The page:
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Naomi Greenberg-Slovin, left, and sister Vivienne Shub.
Naomi Greenberg-Slovin, left, and sister Vivienne Shub. (ALGERINA PERNA / Baltimore Sun)

Naomi Greenberg-Slovin, who found a home as a researcher and playwright at Baltimore's Everyman Theatre after an eclectic career as a concert cellist, psychologist and translator, died Wednesday in Towson of pancreatic cancer.

She was 92 and had worked until June.

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Mrs. Greenberg-Slovin's death at the Edenwald retirement community came less than a year after that of her sister, Vivienne Shub, a celebrated Baltimore actress whose career would intertwine with Mrs. Greenberg-Slovin's at Everyman in their 80s and 90s.

It was to rejoin her sister in their hometown that Mrs. Greenberg-Slovin returned to Baltimore in 2003, two years after the death of her husband in the Netherlands. Ms. Shub was an established star at Everyman, and Mrs. Greenberg-Slovin accepted a job with the company as a researcher, program writer and adviser on authentic staging — a position known as dramaturg.

Vinny Lancisi, founder and artistic director of Everyman, said he jumped at the opportunity to enlist her skills.

"Her expertise as a writer and researcher were, bar none, the best I'd seen in a long, long time and her passion for the theater was incredible," Mr. Lancisi said. "Her gifts to Everyman were extraordinary."

Her son Jon Greenberg of Washington said she quickly came to love the work.

"She adored good writing. She would read these plays and call me up and she would say, 'You can't believe how well this is written,'" Mr. Greenberg said.

The former Naomi Slovin was born in Baltimore and as a young girl fell in love with the cello. She attended Forest Park High School and went on to the Peabody Institute, where her studies were interrupted by the U.S. entry into World War II.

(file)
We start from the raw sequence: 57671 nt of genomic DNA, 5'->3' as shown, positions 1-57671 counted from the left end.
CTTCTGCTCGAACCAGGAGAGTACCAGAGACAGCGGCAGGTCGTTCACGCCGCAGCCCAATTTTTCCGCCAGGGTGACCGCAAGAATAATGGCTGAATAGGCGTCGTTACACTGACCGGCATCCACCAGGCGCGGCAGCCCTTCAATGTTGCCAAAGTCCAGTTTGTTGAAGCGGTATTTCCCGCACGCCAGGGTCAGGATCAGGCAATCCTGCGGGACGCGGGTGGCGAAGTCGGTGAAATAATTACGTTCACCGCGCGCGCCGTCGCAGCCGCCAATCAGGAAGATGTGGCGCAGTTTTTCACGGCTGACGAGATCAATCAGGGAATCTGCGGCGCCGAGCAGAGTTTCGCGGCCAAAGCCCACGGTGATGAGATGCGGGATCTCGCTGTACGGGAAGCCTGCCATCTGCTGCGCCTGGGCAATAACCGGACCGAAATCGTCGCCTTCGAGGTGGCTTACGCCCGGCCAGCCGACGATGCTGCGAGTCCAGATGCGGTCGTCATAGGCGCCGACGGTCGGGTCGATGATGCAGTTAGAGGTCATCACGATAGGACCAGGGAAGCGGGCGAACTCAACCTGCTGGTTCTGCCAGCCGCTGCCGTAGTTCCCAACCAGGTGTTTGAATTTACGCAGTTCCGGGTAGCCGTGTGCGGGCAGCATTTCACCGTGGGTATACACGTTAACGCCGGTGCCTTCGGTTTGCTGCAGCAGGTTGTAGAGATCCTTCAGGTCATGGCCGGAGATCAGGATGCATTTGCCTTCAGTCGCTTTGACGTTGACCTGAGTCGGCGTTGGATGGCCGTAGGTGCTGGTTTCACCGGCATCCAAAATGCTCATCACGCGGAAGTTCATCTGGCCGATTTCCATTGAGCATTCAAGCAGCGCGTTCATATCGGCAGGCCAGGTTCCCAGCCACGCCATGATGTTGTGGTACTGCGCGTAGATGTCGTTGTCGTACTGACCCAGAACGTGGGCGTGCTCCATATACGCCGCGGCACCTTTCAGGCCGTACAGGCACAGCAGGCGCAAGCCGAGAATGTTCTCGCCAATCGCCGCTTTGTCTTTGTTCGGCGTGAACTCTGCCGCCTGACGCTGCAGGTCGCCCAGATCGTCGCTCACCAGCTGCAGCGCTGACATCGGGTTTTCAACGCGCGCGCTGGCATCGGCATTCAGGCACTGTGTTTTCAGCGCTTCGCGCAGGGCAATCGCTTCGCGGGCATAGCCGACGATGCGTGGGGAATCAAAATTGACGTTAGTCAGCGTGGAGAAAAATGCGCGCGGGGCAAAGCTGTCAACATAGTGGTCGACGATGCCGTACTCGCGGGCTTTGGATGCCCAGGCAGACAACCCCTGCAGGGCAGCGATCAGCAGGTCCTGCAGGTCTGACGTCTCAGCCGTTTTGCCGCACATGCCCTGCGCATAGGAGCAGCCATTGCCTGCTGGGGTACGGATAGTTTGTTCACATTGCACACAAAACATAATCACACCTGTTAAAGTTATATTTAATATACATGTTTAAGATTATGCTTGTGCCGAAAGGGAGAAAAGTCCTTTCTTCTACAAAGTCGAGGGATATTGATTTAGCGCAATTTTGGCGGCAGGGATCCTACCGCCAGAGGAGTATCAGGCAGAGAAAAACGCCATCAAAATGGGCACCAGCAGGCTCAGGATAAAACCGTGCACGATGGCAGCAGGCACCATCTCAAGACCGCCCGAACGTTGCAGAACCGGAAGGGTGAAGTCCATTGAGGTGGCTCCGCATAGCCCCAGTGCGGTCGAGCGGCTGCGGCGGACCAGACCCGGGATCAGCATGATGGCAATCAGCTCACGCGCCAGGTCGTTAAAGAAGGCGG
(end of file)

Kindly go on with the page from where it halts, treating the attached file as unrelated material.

She enlisted in the women's Naval Reserve, known as the WAVES, and was assigned to Washington's Anacostia section, where she helped to produce scores for naval training films. Mr. Greenberg said his mother recalled that on one occasion the actor Gene Kelly came by the office and danced on her desk.

After the war, she met J. Mayo Greenberg, a graduate student of astrophysics at the Johns Hopkins University. They married in 1947 and soon moved to upstate New York, where he taught at a university and she performed as a cellist with such companies as the Albany Symphony Orchestra.

In the early 1970s, Mrs. Greenberg-Slovin finished her undergraduate studies at Goddard College in Plainfield, Vt., and decided she wanted to become a psychologist — an interest honed by her father's struggles with depression. She obtained a master's degree in psychology in 1973 from the State University of New York in Albany but the next year her husband took a job at Leiden University in the Netherlands.

Mrs. Greenberg-Slovin spent almost 30 years there, practicing psychology and translating scientific papers from Dutch into English.

After her husband died in 2001, and with her four children raised, Mrs. Greenberg-Slovin decided to move to Baltimore to live with her recently widowed sister.

After a few years of writing programs for Everyman, Mrs. Greenberg-Slovin became a first-time playwright at 83 in 2006. She wrote a one-woman play for her sister called "The Cone Sister," in which Shub played Etta Cone, who along with her sister Claribel amassed the Cone Collection of European art that would become known as the "crown jewel" of the Baltimore Museum of Art.

"Not only did we extend it, we brought it back," Mr. Lancisi said. "She hit a nerve with our audience that they couldn't get enough of it."

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The sisters would repeat their success in 2008 in Mrs. Greenberg-Slovin's one-woman retrospective of Shub's life called "Viva La Vivienne," performed at Everyman when the actress was 90.

Tom Hall, music director at the Baltimore Choral Arts Society, said that during his work with Mrs. Greenberg-Slovin he came to appreciate the remarkable bond between the two "inseparable" sisters. He recalls meeting the two aged women as they took long walks through Druid Hill Park, supporting each other.

"It's burned in my memories as some of the great moments of serendipity and beauty I've experienced," Mr. Hall said.

Marc Steiner, the WEAA-FM radio host and a friend of the sisters, said he once told them over a glass of wine that he couldn't tell at first whether they were sisters or lovers.

"They laughed. They howled. They said we might be both, you never know," he said.

In addition to Mr. Greenberg, Mrs. Greenberg-Slovin is survived by another son, Josh Greenberg of Albany; two daughters, Winnie Freeman of Edinburgh, Scotland, and Shelly Greenberg of The Hague in the Netherlands, and 10 grandchildren.

A memorial service will be held at 1 p.m. Aug. 31 at Everyman Theatre, 315 W. Fayette St.

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